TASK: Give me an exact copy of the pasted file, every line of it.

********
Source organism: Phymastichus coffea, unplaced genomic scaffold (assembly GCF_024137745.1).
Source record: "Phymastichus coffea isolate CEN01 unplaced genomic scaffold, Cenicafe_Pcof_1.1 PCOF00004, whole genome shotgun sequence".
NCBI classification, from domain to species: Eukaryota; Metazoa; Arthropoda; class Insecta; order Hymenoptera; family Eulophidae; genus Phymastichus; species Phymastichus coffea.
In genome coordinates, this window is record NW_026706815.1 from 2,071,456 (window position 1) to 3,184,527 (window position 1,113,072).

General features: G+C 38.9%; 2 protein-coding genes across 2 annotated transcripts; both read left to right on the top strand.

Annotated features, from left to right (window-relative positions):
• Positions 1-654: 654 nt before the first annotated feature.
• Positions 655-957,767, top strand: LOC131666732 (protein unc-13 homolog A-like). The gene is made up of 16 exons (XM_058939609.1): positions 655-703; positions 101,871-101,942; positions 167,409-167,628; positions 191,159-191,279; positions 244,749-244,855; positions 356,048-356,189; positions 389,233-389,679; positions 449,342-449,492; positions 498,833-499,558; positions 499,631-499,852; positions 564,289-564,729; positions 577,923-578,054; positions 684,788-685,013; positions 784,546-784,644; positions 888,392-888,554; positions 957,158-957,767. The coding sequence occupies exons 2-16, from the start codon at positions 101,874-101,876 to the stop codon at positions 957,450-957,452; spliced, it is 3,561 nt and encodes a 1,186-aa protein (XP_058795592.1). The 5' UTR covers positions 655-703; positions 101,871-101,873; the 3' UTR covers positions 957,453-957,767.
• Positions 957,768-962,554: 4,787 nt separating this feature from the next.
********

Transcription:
Source organism: Phymastichus coffea, unplaced genomic scaffold (assembly GCF_024137745.1).
Source record: "Phymastichus coffea isolate CEN01 unplaced genomic scaffold, Cenicafe_Pcof_1.1 PCOF00004, whole genome shotgun sequence".
NCBI classification, from domain to species: Eukaryota; Metazoa; Arthropoda; class Insecta; order Hymenoptera; family Eulophidae; genus Phymastichus; species Phymastichus coffea.
In genome coordinates, this window is record NW_026706815.1 from 2,071,456 (window position 1) to 3,184,527 (window position 1,113,072).

General features: G+C 38.9%; 2 protein-coding genes across 2 annotated transcripts; both read left to right on the top strand.

Annotated features, from left to right (window-relative positions):
• Positions 1-654: 654 nt before the first annotated feature.
• Positions 655-957,767, top strand: LOC131666732 (protein unc-13 homolog A-like). The gene is made up of 16 exons (XM_058939609.1): positions 655-703; positions 101,871-101,942; positions 167,409-167,628; positions 191,159-191,279; positions 244,749-244,855; positions 356,048-356,189; positions 389,233-389,679; positions 449,342-449,492; positions 498,833-499,558; positions 499,631-499,852; positions 564,289-564,729; positions 577,923-578,054; positions 684,788-685,013; positions 784,546-784,644; positions 888,392-888,554; positions 957,158-957,767. The coding sequence occupies exons 2-16, from the start codon at positions 101,874-101,876 to the stop codon at positions 957,450-957,452; spliced, it is 3,561 nt and encodes a 1,186-aa protein (XP_058795592.1). The 5' UTR covers positions 655-703; positions 101,871-101,873; the 3' UTR covers positions 957,453-957,767.
• Positions 957,768-962,554: 4,787 nt separating this feature from the next.